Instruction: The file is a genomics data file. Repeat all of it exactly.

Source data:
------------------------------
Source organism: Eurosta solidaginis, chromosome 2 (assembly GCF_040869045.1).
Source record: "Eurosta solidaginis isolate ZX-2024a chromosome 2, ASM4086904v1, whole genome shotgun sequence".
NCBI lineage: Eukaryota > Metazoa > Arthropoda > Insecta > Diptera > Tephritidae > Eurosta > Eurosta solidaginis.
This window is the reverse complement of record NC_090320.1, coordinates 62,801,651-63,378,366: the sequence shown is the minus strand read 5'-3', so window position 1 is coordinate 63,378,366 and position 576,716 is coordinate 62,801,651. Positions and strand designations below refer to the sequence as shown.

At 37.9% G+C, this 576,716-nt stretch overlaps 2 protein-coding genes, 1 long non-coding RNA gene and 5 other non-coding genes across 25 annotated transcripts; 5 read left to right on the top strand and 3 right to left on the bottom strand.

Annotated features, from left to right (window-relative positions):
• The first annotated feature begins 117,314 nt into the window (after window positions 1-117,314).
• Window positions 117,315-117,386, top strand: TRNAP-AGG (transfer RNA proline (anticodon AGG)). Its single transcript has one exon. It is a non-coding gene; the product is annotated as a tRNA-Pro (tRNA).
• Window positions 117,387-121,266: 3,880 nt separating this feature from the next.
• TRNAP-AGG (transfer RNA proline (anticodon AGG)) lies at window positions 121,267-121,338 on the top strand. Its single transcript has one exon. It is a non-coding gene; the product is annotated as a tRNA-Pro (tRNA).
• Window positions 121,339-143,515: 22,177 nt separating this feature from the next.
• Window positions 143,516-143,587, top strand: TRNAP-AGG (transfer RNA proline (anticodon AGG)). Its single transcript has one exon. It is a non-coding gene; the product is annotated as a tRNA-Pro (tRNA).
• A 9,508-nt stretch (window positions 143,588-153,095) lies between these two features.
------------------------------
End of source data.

Source organism: Eurosta solidaginis, chromosome 2 (assembly GCF_040869045.1).
Source record: "Eurosta solidaginis isolate ZX-2024a chromosome 2, ASM4086904v1, whole genome shotgun sequence".
NCBI lineage: Eukaryota > Metazoa > Arthropoda > Insecta > Diptera > Tephritidae > Eurosta > Eurosta solidaginis.
This window is the reverse complement of record NC_090320.1, coordinates 62,801,651-63,378,366: the sequence shown is the minus strand read 5'-3', so window position 1 is coordinate 63,378,366 and position 576,716 is coordinate 62,801,651. Positions and strand designations below refer to the sequence as shown.

At 37.9% G+C, this 576,716-nt stretch overlaps 2 protein-coding genes, 1 long non-coding RNA gene and 5 other non-coding genes across 25 annotated transcripts; 5 read left to right on the top strand and 3 right to left on the bottom strand.

Annotated features, from left to right (window-relative positions):
• The first annotated feature begins 117,314 nt into the window (after window positions 1-117,314).
• Window positions 117,315-117,386, top strand: TRNAP-AGG (transfer RNA proline (anticodon AGG)). Its single transcript has one exon. It is a non-coding gene; the product is annotated as a tRNA-Pro (tRNA).
• Window positions 117,387-121,266: 3,880 nt separating this feature from the next.
• TRNAP-AGG (transfer RNA proline (anticodon AGG)) lies at window positions 121,267-121,338 on the top strand. Its single transcript has one exon. It is a non-coding gene; the product is annotated as a tRNA-Pro (tRNA).
• Window positions 121,339-143,515: 22,177 nt separating this feature from the next.
• Window positions 143,516-143,587, top strand: TRNAP-AGG (transfer RNA proline (anticodon AGG)). Its single transcript has one exon. It is a non-coding gene; the product is annotated as a tRNA-Pro (tRNA).
• A 9,508-nt stretch (window positions 143,588-153,095) lies between these two features.